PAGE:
26th March

Spring passage seems to be taking a while to get back on track after it was derailed at the weekend, with today's pleasantly birdable almost windless and lightly overcast conditions coming up with relatively poor returns on the passerine front. Chiffchaff struggled up to 30 or so at the Bill/Southwell but Wheatear and Blackcap were the only other common migrants managing double figures on the ground; a brief Ring Ouzel was a first for the spring there and 2 lingering Firecrests came out of the woodwork. Overhead passage was equally underwhelming, with the lightest of passages of Meadow Pipits making up the bulk of the numbers. The sea was busier and also came up with bird of the day in the form of an unseasonable Sooty Shearwater through off the Bill; 32 Red-throated Divers, 98 Common Scoter, 6 Sandwich Terns, 2 Arctic Skuas and a Great Northern Diver also through there represented a fair return for late March.

Hobbies like birdwatching are full of esoteric 'little things please little minds' diversions to keep autistic participants out of mischief and something that's occupied this little mind just lately has been the ageing of Wrens. Ever since Rachel Taylor elucidated a novel method for tackling this hitherto troublesome conundrum more than a decade ago we've always taken Wren ageing to be pretty straightforward. However, quite by chance we discovered that Rachel's flight feather pattern feature we'd been relying on wasn't at all well covered in the standard published and online literature: among the ringers' guides, the Identification Atlas of the Continental Birds of Southwestern Europe and Jenni & Winkler do it fullest justice; despite dwelling at length on much trickier criteria Svensson mentions it just briefly without providing a helpful illustration and neither Demongin or the Ottenby Ringers' Digiguide mention it at all. Since it's perfectly visible in a good in-field photo you'd expect it to be mentioned in the field guides but only Britain's Birds gives it proper coverage, with neither the Collins Bird Guide nor the Advanced Bird ID Guide referring to it at all. We're guessing the humble Wren just isn't trendy enough in the way that, for example, Caspian Gulls or American Black Terns are! Anyway, a few photos from our handlings of Wrens in the last month illustrate the salient features (these are all retraps from the Obs garden breeding population so we're 100% certain that their ages are correct!). Basically, young Wrens (born last year) have a nice clean, parallel lining up of the dark bars across the flight feathers...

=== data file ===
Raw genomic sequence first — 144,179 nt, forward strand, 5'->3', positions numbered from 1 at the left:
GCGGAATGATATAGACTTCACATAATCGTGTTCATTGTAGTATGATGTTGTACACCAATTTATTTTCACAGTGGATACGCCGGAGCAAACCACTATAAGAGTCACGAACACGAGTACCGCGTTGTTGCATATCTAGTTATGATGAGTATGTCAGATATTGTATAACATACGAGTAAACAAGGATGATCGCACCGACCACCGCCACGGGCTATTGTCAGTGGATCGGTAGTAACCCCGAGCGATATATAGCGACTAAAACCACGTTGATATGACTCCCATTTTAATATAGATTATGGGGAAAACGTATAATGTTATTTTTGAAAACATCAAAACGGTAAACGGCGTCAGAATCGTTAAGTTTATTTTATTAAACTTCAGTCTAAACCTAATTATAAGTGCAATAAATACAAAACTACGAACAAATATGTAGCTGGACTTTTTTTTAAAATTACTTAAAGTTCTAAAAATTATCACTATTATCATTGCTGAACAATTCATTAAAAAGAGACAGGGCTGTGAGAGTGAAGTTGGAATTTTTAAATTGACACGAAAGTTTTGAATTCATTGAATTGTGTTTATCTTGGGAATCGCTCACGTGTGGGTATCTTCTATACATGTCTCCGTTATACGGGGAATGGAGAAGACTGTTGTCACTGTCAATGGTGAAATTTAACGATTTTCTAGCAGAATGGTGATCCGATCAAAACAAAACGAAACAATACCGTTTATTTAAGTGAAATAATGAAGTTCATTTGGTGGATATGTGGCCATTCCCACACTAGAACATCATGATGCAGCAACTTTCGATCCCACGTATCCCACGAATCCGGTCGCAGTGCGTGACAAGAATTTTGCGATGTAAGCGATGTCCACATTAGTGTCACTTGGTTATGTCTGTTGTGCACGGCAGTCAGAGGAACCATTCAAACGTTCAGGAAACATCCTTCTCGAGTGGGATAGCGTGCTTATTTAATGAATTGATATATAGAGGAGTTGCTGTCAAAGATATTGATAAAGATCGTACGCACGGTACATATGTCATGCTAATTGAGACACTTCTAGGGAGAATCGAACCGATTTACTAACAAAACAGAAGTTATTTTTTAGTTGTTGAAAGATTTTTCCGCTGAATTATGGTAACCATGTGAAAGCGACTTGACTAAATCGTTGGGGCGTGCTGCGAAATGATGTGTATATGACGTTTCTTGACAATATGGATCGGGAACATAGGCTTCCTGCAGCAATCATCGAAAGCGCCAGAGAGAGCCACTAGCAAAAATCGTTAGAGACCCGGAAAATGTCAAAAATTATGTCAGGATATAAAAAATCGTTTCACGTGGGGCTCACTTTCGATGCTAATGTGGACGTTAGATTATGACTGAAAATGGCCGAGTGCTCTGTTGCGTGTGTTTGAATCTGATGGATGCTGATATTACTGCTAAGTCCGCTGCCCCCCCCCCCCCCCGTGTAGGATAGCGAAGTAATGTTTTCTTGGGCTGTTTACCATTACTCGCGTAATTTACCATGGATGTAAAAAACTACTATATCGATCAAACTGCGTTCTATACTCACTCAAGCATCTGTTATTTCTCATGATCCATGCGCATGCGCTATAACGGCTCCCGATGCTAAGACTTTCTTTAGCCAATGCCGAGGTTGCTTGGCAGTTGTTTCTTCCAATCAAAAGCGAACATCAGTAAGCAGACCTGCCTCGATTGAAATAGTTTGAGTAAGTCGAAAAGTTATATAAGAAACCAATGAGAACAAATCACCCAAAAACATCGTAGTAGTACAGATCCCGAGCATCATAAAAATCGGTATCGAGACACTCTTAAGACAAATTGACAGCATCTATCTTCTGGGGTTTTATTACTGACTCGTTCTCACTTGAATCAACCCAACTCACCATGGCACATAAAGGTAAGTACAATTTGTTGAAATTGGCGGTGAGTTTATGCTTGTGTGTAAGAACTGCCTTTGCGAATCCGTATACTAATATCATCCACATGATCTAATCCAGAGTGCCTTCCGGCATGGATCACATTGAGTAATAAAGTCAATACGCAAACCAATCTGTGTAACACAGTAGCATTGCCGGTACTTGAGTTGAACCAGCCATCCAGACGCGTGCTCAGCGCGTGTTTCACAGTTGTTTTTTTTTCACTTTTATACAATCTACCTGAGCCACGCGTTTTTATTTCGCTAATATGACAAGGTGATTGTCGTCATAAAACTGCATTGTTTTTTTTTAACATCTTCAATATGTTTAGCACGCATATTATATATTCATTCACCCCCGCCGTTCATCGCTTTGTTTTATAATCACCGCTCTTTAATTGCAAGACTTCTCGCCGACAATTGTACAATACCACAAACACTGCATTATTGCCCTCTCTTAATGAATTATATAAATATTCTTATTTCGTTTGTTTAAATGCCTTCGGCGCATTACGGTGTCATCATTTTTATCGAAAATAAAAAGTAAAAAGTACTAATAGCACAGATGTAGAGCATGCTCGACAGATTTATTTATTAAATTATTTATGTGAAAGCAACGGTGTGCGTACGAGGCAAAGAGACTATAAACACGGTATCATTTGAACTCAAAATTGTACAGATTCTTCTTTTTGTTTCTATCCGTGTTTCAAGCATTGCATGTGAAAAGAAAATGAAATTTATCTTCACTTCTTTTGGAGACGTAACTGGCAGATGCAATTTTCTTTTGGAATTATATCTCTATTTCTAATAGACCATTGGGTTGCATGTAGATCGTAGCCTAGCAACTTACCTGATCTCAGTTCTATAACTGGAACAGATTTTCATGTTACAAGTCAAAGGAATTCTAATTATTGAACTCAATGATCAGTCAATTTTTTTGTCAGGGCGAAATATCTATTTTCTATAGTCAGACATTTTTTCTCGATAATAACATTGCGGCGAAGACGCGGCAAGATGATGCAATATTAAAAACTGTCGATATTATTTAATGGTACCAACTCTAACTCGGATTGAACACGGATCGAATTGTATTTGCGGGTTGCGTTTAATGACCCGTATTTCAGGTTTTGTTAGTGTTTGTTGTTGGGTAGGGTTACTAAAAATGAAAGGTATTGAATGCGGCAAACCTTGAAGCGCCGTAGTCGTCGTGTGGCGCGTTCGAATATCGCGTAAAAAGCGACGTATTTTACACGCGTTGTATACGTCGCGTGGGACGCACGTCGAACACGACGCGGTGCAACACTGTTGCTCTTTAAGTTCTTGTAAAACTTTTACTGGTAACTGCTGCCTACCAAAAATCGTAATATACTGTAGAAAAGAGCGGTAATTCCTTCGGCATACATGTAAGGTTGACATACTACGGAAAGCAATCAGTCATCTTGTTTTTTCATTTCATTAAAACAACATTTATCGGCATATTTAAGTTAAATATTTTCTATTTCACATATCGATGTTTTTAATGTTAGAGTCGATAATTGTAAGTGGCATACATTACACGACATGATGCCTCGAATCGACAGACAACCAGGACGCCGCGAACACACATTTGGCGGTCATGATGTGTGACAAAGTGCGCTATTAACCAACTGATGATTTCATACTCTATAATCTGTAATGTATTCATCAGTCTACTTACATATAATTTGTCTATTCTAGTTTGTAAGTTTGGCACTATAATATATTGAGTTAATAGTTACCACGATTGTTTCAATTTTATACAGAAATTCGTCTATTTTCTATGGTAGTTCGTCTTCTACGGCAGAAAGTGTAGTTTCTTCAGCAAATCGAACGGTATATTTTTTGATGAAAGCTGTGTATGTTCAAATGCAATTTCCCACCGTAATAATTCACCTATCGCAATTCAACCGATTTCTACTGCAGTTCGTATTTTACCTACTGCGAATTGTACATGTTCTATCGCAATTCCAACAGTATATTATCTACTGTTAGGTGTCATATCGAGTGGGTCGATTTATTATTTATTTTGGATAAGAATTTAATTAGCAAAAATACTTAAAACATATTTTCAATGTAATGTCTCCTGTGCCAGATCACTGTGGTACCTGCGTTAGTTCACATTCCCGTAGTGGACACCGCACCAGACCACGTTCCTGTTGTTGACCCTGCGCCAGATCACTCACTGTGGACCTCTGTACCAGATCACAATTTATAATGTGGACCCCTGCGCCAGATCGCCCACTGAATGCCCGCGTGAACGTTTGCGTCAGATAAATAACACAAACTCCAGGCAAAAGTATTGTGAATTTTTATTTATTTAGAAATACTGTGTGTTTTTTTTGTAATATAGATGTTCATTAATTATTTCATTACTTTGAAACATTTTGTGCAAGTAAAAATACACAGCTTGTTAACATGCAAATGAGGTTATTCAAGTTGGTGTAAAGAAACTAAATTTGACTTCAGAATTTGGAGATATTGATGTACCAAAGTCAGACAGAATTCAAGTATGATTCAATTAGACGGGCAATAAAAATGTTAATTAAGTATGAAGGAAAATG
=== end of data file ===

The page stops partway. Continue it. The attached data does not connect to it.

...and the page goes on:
...whereas in adults (born before last year) these black bars are altogether more higgledy-piggledy - at first glance you might be fooled into thinking they look pretty parallel but closer inspection always  reveals much more unevenness:

Although we'd generally look for ageing clues on an open wing, this is the sort of feature that's actually often easier to gauge when the wing's closed or at most half-open:

This youngster has much reduced black barring but the characteristic pattern is still quite easily discernible © Martin Cade: